World Touring Car Cup
FIA WTCR presented by Oscaro logo.png
CategoryTouring cars
Inaugural season2018
Tyre suppliersGoodyear
Last Drivers' championFrance Yann Ehrlacher
Last Teams' championSweden Cyan Racing Lynk & Co
Motorsport current event.svg
Current season

The FIA World Touring Car Cup (abbreviated to WTCR, referring to the use of TCR regulations) is an international touring car championship promoted by Eurosport Events and sanctioned by the Fédération Internationale de l'Automobile (FIA). It has had different incarnation of a World Touring Car Cup held between 1993 and 1995. Following the 2017 season, an agreement was reached for the World Touring Car Championship to become WTCR and use the TCR technical regulations. With titles for drivers and teams only, the WTCR series changed to 'World Cup' rather than 'World Championship' status in 2018.[1]


Touring Car World Cup (1993–1995)

See also: 1993 FIA Touring Car Challenge, 1994 FIA Touring Car World Cup, and 1995 FIA Touring Car World Cup

In 1993, with the high popularity of the Super Touring category, the FIA hosted the FIA Touring Car World Cup — an annual event for touring car drivers hailing from national championships all over the world. The 1993 race at Monza was won by New Zealand's Paul Radisich, at the wheel of a Ford Mondeo ahead of Nicola Larini's Alfa Romeo 155, with no manufacturer title awarded. The race was run for two more years, (won by Paul Radisich again in 1994 at Donington Park in a Ford Mondeo, manufacturer title went to BMW, and Frank Biela in 1995 at Paul Ricard in an Audi A4 Quattro, and manufacturer title went to Audi). A similar event was planned for 1996 at the A1 Ring, Austria, but was cancelled due to a low number of provisional entries (10 cars). It was never brought back thereafter.

World Touring Car Championship (2005–2017)

See also: World Touring Car Championship

World Touring Car Cup (2018–present)

On 6 December 2017, during the FIA's World Motorsport Council in Paris, it was approved the formation of the new World Touring Car Cup starting from 2018. The new series would utilize the TCR rules, which have been in use in numerous national and international touring car racing series, including the TCR International Series. As a result of the formation of the WTCR, both the WTCC in its current format and the TCR International Series would be discontinued immediately.[2]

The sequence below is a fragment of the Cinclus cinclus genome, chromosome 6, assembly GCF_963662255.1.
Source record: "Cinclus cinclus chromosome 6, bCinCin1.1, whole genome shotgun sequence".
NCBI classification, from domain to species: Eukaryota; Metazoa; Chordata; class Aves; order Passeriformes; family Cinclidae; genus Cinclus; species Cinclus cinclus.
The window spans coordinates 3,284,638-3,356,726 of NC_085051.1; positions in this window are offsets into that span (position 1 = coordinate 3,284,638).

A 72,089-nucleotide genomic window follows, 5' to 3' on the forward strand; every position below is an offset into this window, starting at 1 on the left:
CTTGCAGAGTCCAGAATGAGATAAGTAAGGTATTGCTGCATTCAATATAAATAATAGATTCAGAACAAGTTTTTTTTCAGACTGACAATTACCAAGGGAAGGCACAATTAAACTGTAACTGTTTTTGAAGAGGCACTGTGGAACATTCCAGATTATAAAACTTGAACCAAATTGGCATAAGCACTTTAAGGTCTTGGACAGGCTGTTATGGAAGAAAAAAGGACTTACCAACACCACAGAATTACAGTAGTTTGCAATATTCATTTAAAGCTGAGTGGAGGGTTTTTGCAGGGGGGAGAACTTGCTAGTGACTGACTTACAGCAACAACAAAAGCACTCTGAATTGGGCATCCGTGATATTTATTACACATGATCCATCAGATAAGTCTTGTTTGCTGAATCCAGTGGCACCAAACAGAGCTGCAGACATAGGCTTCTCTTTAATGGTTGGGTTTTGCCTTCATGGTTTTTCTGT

A new format was introduced, with one qualifying session and one race on the first day and a three-phase qualifying session on the second day and two races, with the first one having the top 10 of the grid reversed.[3][4]

In October 2022 it was reported that the series would be folding in it's current format following the 2022 season, with any future change to the series being evaluated and announced at a later date.[5][6]


Car homologation

Cars have to be production models, with a minimum production of 5000 samples in a year. The engine is limited to a displacement of up to 2 liters, turbo charged, and with the aid of restrictors, to a maximum yield of 350 Hp. Each car is assigned a minimum racing weight which is used to balance the performances.

Scoring system

For the 2022 season, FIA WTCR races are awarded the following points, similar to MotoGP scoring system.:[7]

Position  1st   2nd   3rd   4th   5th   6th   7th   8th   9th   10th   11th   12th   13th   14th   15th 
Race 1 30 23 19 16 14 12 10 8 7 6 5 4 3 2 1
Race 2 25 20 16 13 11 10 9 8 7 6 5 4 3 2 1
Qualifying 10 8 6 4 2


In 2022, broadcasters of the FIA WTCR included:

Championship Statistics

Touring Car World Cup
Drivers' Champions Entrants' Champions Nations Champions
Year Driver Team Car Manufacturer Car Nation
1993 New Zealand Paul Radisich United Kingdom Ford Team Mondeo
Ford Mondeo
Not Held  Italy
1994 New Zealand Paul Radisich United Kingdom Ford Team Mondeo
Ford Mondeo
Germany BMW
BMW 318i
1995 Germany Frank Biela France Racing Organisation Course
Audi A4 Quattro
Germany Audi
Audi A4 Quattro
Not Held
World Touring Car Cup
Year Champion (Car) 2nd (Car) 3rd (Car) Team Champions (Car)
2018 Italy Gabriele Tarquini
Hyundai i30 N
France Yvan Muller
Hyundai i30 N
Argentina Esteban Guerrieri
Honda Civic Type R
France M Racing-YMR
Hyundai i30 N
2019 Hungary Norbert Michelisz
Hyundai i30 N
Argentina Esteban Guerrieri
Honda Civic Type R
France Yvan Muller Lynk & Co 03 TCR Sweden Cyan Racing Lynk & Co 03 TCR
2020 France Yann Ehrlacher Lynk & Co 03 TCR France Yvan Muller Lynk & Co 03 TCR France Jean-Karl Vernay Alfa Romeo Giulietta Veloce TCR Sweden Cyan Racing Lynk & Co 03 TCR
2021 France Yann Ehrlacher Lynk & Co 03 TCR Belgium Frédéric Vervisch
Audi RS 3 LMS TCR (2021)
France Jean-Karl Vernay
Hyundai Elantra N TCR
Sweden Cyan Racing Lynk & Co 03 TCR

Event winners

World Touring Car Cup (2018–present)

See also


  1. ^ "WTCR announces 2018 calendar keeping most WTCC venues".
  2. ^ "World Touring Car Cup made official as WTCC, TCR combine in two-year deal - TouringCarTimes". TouringCarTimes. 2017-12-06. Retrieved 2017-12-06.
  3. ^ "WTCR race format confirmed by the World Motor Sport Council". TouringCarTimes. 9 March 2018. Retrieved 28 April 2019.
  4. ^ "WTCR 2018: all you need to know". FIA WTCR. 2 April 2018. Retrieved 28 April 2019.
  5. ^ "WTCR series set to end after 2022 season". Retrieved 2022-10-24.
  6. ^ "FIA to re-evaluate its World Touring Car competition". Eurosport. 2022-10-14. Retrieved 2022-10-24.
  7. ^ "Points and compensation weight systems amended for 2022 season". TouringCarTimes. 2021-12-15. Retrieved 2022-05-09.
  8. ^ "Giro d'Italia, WTCR e Campeonato Brasileiro Série C no DSports da DirecTV GO". 21 May 2022.